Floating market in the lake

Thank you for joining us on this quick tour of a cross-section of Thailand to have a brief idea of her people, culture, handicraft and food. I’ve tried to include as much as time and space permit. Hope you enjoyed it and see you again next month.


Map to Lumphini Park

If the map doesn’t appear, click on this link

How to get there

By skytrain or subway

Take the skytrain (BTS) to the S2 Sala Daeng station or the subway (MRT) to the (SIL) Silom station and walk to the main entrance of the park where the King Rama VI Monument is located.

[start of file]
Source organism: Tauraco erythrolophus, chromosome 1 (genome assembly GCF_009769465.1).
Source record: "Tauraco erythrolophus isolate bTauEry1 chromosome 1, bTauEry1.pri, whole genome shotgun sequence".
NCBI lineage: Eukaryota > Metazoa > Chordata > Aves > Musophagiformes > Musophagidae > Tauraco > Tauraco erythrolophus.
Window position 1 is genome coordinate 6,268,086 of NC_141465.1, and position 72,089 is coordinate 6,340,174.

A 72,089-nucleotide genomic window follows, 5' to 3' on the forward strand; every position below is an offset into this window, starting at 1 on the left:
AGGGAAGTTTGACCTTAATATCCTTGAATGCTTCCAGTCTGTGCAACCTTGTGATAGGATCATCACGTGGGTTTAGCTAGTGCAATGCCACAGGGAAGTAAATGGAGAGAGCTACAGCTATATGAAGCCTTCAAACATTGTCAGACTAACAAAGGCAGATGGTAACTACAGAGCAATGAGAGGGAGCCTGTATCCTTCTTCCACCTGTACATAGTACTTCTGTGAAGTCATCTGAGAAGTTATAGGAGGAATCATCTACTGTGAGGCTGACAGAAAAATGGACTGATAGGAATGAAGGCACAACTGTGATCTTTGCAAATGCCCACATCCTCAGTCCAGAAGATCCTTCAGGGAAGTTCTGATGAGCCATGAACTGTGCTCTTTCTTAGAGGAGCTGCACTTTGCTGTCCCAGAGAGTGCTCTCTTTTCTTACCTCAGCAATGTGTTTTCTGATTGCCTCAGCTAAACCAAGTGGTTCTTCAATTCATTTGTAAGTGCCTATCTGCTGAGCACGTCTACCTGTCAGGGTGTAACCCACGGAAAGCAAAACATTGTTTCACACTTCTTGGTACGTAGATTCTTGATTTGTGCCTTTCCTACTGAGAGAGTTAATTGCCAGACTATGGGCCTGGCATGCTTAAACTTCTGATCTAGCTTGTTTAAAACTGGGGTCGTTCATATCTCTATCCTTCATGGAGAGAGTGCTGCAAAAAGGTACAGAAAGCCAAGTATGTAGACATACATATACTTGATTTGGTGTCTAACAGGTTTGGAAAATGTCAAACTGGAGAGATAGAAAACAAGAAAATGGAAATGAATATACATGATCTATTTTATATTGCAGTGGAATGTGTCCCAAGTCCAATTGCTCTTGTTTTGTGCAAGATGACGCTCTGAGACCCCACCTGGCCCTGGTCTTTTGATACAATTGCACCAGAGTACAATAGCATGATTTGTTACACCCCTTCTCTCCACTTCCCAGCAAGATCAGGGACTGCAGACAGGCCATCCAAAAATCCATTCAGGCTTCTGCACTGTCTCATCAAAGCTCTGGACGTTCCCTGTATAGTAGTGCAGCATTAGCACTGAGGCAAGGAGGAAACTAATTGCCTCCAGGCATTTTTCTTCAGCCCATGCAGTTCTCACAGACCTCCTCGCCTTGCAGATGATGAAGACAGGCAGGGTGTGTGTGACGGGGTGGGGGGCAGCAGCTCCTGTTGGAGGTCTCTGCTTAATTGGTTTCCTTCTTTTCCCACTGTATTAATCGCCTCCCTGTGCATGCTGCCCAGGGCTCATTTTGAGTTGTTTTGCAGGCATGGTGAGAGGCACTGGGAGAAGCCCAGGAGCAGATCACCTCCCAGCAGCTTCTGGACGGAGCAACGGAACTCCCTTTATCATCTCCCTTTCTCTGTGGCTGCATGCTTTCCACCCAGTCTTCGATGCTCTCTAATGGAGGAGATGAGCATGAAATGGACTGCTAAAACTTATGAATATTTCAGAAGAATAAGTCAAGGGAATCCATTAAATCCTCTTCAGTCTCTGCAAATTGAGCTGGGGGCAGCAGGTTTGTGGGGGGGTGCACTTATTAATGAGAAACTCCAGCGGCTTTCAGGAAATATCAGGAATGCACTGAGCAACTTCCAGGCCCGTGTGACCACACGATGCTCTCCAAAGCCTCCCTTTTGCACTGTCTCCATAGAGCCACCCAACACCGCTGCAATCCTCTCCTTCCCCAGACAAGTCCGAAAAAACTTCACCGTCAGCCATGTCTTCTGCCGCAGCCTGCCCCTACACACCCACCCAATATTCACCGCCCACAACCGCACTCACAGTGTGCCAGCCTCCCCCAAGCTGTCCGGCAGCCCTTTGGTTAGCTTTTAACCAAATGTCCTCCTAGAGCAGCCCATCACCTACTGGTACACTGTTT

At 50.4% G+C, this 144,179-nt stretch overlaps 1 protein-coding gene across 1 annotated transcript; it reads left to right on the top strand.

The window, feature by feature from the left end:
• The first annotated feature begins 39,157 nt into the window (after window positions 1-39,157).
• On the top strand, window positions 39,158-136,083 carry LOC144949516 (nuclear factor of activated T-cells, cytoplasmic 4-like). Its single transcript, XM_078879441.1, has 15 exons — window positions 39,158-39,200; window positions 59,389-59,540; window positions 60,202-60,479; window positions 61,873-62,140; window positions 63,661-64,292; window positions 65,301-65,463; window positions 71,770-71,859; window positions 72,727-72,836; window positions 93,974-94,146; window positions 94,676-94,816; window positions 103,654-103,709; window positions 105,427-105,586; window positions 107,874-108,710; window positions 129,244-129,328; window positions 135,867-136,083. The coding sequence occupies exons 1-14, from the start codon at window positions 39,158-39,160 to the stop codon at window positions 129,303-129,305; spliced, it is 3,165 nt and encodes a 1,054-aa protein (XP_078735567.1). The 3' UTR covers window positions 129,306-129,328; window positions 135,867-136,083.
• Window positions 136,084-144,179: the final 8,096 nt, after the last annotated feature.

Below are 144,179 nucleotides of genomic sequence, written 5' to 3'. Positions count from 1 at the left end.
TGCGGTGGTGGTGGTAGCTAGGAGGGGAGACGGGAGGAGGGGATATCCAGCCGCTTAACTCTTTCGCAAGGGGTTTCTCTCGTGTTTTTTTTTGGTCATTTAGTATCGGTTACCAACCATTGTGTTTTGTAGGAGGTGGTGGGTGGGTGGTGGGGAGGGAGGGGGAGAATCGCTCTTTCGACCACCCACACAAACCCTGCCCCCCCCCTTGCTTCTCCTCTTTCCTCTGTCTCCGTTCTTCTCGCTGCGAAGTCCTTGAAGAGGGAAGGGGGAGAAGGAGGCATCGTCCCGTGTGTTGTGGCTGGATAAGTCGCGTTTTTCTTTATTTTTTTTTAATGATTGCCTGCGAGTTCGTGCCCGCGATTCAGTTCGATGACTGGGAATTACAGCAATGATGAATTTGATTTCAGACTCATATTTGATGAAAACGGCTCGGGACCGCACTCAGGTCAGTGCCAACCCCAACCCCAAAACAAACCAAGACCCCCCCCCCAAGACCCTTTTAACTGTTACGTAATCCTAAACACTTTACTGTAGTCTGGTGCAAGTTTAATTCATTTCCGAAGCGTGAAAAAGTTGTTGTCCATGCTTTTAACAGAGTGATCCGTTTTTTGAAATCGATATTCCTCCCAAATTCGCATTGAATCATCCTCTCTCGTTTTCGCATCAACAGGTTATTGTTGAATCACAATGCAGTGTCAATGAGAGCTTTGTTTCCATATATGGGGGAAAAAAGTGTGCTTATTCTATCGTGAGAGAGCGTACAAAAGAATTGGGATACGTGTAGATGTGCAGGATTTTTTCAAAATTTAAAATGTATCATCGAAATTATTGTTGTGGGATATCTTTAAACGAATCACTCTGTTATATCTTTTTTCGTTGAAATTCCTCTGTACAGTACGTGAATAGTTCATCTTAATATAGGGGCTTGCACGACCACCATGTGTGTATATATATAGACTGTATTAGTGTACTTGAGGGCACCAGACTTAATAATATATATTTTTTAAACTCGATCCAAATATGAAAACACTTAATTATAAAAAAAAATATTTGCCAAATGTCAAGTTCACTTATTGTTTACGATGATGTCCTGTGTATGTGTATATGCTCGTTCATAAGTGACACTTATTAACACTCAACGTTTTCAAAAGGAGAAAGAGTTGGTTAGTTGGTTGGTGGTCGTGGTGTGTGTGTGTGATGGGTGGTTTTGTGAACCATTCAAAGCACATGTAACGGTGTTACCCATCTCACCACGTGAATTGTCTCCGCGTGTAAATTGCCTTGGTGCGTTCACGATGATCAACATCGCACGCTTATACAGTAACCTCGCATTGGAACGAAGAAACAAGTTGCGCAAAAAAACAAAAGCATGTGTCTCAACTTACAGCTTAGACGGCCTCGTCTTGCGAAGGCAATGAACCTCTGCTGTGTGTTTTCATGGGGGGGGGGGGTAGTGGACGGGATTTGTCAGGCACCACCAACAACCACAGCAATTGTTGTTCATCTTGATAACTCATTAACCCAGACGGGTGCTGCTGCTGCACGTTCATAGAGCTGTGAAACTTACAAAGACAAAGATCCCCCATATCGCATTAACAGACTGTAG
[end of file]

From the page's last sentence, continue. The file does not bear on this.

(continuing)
From the Silom subway station visitors can walk right out to the main entrance of the park which is opposite the Dusit Thani Hotel.

Admission is free

Opening times

The Thai Tourism Fair 2016 was held from 13 – 17 January from 1200 – 2200 hours. This fair is usually held at Lumphini Park, Bangkok annually around mid-January. Don’t miss it next year.

It’s suggested you visit the fair on a weekday in the early afternoon. It’s less crowded; you can have a closer look at the displays, better photo opportunities and a more leisurely visit.


Next month

Suphanburi National Museum, Suphanburi

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Till next month then.

Eric Lim
Tour Bangkok Legacies